I was browsing the yesterday, a project from the World Wide Web Foundation. It aims to measure the take-up and use of the web, tracking accessibility and the level of engagement in each country. Sweden comes top, then the US and then Britain, all countries where the internet is thoroughly embedded in our everyday lives.
As an African at heart, I couldn’t help but notice the continent’s near invisibility. Tunisia is Africa’s sole representative in the top half of the index. Of the bottom ten countries, seven of them are in Africa, and most countries don’t have any data to work with in the first place. Only 12% of Africa is online, against a global average of 38%.
There are a whole heap of reasons for this. You can’t use the internet without a source of power, and in Sub-Saharan Africa only a third of the population has electricity. Then you need a computer or a smartphone, which is hugely expensive. You also need the network infrastructure to plug into, and as usual, investment on that front has been slow.
It’s easy for us to forget, but . If you speak English or Chinese, the world is your oyster, but beyond that the internet is a much smaller place. Even a major language like French has a tenth of the web pages that English has. If you speak Malagasy, your internet is tiny, and that virtuous circle of investment and content is very hard to kickstart.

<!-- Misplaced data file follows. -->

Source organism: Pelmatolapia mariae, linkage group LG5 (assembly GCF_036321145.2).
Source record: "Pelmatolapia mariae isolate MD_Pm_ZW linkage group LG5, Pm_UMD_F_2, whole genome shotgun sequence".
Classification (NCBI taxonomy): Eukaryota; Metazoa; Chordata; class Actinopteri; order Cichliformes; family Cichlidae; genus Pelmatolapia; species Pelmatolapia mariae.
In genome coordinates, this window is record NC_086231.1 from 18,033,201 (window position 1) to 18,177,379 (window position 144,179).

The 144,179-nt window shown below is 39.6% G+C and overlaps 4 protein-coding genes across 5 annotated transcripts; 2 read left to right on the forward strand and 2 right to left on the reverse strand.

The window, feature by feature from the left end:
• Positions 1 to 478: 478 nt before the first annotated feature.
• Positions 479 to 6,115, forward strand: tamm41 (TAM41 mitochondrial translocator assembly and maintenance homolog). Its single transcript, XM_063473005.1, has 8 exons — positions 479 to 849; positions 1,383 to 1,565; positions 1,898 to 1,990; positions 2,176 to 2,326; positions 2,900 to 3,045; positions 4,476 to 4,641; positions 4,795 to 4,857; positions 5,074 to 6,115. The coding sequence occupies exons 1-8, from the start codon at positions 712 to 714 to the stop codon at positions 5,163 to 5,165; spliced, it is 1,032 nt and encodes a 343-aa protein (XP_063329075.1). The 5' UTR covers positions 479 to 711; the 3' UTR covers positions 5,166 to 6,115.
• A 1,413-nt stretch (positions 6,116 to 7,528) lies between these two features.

Browsing on through the report, I was struck by another major factor – the cost. Here’s the table in full.
Compare the cost of broadband between Europe and Africa. My broadband is a fraction of my income and highly affordable. In Africa, the monthly cost of broadband is 125% of the average per capita GDP. You could spend everything you earn and still not afford it. Africa is a big continent and some countries have more affordable broadband than others, but even when you re-measure the average to reflect population, it still comes it at just below 70% of GDP per capita.
Direct comparisons are going to be simplistic, but let me put this another way. GDP per capita in Britain is around £22,300. If broadband cost 70% of GDP per capita here, my connection would cost me £15,400 a year. Broadband in Africa is a major luxury, and well beyond the budget of most people.
For those of us in English speaking Western countries, it’s easy to add the internet to the long list of things we take for granted, but we should be aware of the differences across regions. When we say that the internet has changed the world, it’s only actually changed parts of it. The many benefits of the internet for business, learning and democracy aren’t universal.
So let’s be grateful for what we have, and let’s support anything that extends the reach of the internet, whether that’s open source software or projects like . And there is good news – just take another look at that table, and see how much broadband cost in Africa in 2008.